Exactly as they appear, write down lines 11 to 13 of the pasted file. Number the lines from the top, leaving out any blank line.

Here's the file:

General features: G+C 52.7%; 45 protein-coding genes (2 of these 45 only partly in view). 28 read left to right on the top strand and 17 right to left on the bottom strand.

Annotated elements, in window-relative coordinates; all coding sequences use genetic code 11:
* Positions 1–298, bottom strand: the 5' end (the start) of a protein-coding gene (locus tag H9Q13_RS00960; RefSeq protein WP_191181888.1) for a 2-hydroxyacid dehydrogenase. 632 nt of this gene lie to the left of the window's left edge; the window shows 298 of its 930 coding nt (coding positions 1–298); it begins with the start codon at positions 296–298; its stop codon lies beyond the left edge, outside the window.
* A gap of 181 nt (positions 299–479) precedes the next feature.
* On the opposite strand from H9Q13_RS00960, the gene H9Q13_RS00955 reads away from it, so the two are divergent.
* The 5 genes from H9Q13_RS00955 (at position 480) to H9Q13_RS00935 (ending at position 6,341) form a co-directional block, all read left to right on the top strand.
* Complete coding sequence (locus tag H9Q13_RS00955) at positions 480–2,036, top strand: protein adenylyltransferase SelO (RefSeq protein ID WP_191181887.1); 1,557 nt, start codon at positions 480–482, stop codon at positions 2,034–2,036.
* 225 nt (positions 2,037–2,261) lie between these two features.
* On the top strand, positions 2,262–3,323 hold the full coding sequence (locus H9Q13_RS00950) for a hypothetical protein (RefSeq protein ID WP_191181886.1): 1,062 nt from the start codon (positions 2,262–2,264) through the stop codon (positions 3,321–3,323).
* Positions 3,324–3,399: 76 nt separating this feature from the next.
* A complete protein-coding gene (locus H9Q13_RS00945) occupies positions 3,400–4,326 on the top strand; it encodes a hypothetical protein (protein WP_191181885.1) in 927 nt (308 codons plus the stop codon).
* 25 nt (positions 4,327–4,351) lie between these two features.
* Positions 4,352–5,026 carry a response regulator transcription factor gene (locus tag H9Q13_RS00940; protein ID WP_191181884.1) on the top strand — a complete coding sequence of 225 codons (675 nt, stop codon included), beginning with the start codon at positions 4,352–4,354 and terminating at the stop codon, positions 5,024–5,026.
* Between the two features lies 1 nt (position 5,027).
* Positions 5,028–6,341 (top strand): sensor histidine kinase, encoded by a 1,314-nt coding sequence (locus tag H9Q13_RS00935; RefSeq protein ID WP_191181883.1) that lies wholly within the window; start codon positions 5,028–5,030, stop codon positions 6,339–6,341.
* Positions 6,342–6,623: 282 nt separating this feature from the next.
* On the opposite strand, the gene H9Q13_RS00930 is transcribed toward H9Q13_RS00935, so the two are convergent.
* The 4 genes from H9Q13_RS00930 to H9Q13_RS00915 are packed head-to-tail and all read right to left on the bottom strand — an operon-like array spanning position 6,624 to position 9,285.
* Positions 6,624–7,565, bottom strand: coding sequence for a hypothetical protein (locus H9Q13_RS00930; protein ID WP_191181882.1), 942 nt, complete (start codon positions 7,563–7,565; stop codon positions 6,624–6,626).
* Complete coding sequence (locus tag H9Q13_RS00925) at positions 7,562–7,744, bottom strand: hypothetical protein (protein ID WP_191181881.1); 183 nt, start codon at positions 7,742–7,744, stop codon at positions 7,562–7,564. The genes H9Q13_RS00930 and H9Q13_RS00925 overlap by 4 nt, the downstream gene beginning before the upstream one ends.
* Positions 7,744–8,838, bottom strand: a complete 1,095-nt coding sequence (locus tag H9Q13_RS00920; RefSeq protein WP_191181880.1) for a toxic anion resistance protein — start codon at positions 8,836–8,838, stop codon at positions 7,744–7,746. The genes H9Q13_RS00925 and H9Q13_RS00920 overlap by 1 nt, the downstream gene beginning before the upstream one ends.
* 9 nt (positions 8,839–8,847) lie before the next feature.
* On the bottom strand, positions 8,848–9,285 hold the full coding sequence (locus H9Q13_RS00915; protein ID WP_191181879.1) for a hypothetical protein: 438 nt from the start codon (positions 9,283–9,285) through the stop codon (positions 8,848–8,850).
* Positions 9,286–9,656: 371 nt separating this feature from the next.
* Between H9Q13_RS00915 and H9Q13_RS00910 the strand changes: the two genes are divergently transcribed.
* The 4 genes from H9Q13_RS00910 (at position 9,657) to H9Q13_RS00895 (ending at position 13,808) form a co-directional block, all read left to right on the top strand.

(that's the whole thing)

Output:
* A complete protein-coding gene (locus H9Q13_RS00945) occupies positions 3,400–4,326 on the top strand; it encodes a hypothetical protein (protein WP_191181885.1) in 927 nt (308 codons plus the stop codon).
* 25 nt (positions 4,327–4,351) lie between these two features.
* Positions 4,352–5,026 carry a response regulator transcription factor gene (locus tag H9Q13_RS00940; protein ID WP_191181884.1) on the top strand — a complete coding sequence of 225 codons (675 nt, stop codon included), beginning with the start codon at positions 4,352–4,354 and terminating at the stop codon, positions 5,024–5,026.